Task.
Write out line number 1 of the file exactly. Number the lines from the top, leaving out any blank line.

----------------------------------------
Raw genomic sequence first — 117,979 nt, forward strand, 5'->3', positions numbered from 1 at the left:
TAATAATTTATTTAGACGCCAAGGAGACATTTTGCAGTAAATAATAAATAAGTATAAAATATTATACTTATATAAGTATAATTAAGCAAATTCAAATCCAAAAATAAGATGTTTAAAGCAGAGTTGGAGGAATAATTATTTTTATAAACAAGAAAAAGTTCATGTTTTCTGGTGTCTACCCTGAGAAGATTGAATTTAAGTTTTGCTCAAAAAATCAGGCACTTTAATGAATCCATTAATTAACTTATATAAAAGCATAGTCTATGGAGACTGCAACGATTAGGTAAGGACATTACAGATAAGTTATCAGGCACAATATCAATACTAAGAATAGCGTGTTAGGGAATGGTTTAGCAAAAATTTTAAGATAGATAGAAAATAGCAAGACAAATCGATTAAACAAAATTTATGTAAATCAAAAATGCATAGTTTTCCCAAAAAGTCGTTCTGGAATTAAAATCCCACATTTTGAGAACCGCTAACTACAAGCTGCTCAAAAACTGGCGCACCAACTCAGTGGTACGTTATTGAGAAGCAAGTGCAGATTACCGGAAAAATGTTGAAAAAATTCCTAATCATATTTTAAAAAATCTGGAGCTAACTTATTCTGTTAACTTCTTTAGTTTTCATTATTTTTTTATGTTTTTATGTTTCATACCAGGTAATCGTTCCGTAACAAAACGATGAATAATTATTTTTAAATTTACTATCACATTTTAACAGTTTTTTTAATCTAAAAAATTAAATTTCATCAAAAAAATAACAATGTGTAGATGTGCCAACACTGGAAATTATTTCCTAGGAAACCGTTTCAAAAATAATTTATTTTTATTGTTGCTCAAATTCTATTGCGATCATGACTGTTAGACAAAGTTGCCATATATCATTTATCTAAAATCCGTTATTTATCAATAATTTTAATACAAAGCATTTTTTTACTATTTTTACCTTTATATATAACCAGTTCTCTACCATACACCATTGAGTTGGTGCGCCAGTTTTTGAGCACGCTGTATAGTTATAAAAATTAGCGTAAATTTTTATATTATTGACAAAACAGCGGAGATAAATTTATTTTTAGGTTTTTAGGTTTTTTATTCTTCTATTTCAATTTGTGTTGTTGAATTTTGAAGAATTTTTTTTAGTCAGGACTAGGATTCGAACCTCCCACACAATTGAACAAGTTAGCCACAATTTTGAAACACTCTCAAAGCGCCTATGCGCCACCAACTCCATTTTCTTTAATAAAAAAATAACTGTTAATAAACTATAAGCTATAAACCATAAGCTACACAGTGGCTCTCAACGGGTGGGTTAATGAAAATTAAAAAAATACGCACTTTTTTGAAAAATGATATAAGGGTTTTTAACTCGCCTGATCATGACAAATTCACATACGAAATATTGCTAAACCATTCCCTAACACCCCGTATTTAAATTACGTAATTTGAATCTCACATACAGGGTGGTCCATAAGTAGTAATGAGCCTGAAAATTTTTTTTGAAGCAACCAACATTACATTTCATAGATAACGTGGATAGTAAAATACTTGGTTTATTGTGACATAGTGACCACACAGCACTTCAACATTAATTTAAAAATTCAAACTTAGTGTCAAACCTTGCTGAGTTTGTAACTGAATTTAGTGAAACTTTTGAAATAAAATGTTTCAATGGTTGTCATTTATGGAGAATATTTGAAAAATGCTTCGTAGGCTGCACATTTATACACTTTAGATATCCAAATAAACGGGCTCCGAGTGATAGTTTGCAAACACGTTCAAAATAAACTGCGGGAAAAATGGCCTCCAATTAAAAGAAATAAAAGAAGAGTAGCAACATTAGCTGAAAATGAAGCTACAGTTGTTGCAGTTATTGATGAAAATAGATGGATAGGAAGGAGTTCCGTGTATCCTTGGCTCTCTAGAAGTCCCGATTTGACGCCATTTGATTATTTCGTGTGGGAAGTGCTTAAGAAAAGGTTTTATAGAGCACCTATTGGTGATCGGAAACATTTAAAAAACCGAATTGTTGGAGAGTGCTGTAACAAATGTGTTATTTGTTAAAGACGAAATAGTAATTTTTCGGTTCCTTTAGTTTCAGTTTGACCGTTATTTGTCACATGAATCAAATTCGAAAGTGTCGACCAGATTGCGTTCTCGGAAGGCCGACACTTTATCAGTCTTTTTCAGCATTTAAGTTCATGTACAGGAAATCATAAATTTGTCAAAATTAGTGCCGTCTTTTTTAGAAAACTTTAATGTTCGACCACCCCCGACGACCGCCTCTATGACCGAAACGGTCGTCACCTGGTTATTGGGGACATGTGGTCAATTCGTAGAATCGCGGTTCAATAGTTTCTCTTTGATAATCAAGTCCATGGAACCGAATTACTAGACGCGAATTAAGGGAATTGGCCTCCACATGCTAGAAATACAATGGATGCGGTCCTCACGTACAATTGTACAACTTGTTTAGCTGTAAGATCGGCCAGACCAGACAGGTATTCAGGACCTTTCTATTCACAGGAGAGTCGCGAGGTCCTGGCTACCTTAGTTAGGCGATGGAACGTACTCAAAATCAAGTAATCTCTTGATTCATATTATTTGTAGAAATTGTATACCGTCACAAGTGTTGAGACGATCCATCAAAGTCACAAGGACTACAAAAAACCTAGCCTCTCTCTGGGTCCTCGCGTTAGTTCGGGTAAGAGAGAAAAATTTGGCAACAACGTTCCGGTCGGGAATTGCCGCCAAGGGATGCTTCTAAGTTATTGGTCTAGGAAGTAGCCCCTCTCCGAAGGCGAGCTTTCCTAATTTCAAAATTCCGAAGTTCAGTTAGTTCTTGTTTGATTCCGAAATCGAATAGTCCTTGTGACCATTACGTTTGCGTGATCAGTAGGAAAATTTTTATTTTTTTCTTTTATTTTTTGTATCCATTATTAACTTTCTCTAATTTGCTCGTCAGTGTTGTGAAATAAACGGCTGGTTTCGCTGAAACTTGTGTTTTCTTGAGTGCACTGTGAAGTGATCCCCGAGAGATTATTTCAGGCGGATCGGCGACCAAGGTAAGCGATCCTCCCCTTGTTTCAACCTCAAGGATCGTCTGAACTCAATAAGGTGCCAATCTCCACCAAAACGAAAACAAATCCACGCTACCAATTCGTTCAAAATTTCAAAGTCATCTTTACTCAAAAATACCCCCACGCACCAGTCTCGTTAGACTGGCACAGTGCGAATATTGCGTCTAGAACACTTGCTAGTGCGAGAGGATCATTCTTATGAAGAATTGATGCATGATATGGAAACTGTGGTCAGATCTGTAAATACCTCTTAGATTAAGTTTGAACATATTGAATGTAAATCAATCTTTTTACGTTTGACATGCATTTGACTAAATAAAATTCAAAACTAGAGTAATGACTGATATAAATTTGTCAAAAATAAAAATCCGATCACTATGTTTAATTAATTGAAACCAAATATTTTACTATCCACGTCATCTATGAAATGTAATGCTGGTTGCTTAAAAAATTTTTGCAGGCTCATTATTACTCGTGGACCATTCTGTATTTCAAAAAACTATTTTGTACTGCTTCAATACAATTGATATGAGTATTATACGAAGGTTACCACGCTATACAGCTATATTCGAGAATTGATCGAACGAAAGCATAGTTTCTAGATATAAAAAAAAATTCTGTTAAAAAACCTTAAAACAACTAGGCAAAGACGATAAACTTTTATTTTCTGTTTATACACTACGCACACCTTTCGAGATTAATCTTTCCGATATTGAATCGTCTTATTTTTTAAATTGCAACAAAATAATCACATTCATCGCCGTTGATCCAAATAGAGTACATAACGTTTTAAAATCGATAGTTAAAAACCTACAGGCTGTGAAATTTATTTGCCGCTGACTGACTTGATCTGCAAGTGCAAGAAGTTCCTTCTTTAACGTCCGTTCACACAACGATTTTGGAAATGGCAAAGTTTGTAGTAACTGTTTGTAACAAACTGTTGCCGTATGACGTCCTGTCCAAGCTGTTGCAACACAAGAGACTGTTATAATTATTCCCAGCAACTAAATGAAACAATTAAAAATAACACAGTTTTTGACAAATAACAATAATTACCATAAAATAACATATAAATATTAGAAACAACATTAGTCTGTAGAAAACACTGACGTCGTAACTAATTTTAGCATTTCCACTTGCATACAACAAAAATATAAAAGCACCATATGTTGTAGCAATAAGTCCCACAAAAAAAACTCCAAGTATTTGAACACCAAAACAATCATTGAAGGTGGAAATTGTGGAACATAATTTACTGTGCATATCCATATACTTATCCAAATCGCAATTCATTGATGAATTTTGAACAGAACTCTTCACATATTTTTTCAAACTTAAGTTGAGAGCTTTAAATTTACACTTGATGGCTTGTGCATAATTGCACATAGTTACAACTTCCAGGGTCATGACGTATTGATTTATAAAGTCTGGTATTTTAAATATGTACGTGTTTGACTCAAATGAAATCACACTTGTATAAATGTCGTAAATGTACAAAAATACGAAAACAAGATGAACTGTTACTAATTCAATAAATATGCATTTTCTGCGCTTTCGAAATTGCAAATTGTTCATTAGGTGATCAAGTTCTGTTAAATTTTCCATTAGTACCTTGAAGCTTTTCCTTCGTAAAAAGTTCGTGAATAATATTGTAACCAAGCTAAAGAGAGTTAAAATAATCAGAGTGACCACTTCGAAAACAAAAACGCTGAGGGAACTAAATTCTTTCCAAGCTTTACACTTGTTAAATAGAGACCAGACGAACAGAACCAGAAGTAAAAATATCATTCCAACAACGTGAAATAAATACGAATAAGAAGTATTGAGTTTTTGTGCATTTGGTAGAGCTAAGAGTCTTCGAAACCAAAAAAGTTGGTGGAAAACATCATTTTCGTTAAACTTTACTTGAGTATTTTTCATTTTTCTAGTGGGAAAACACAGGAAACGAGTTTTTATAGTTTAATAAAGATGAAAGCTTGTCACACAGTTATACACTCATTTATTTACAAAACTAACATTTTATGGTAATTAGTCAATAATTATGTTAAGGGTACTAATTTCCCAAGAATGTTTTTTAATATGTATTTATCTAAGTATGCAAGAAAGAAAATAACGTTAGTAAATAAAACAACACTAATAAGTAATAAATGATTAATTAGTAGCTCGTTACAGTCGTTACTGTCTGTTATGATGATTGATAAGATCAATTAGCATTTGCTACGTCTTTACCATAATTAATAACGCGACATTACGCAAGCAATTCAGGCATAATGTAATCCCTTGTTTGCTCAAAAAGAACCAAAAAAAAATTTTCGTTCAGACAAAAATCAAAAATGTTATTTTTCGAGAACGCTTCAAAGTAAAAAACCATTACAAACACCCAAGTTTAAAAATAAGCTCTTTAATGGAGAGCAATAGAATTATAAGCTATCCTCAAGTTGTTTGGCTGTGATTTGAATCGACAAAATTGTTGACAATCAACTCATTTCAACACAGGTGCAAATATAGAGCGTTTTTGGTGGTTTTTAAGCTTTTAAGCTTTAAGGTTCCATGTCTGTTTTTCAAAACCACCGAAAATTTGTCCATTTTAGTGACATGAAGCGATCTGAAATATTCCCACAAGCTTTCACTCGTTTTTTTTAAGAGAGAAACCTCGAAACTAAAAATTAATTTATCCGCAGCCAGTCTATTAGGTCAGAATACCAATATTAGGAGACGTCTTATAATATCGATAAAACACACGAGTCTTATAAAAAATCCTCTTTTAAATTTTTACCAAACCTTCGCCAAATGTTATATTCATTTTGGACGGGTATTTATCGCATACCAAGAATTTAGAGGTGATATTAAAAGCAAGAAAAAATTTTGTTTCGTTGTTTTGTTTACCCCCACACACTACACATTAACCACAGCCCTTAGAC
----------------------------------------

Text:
Raw genomic sequence first — 117,979 nt, forward strand, 5'->3', positions numbered from 1 at the left: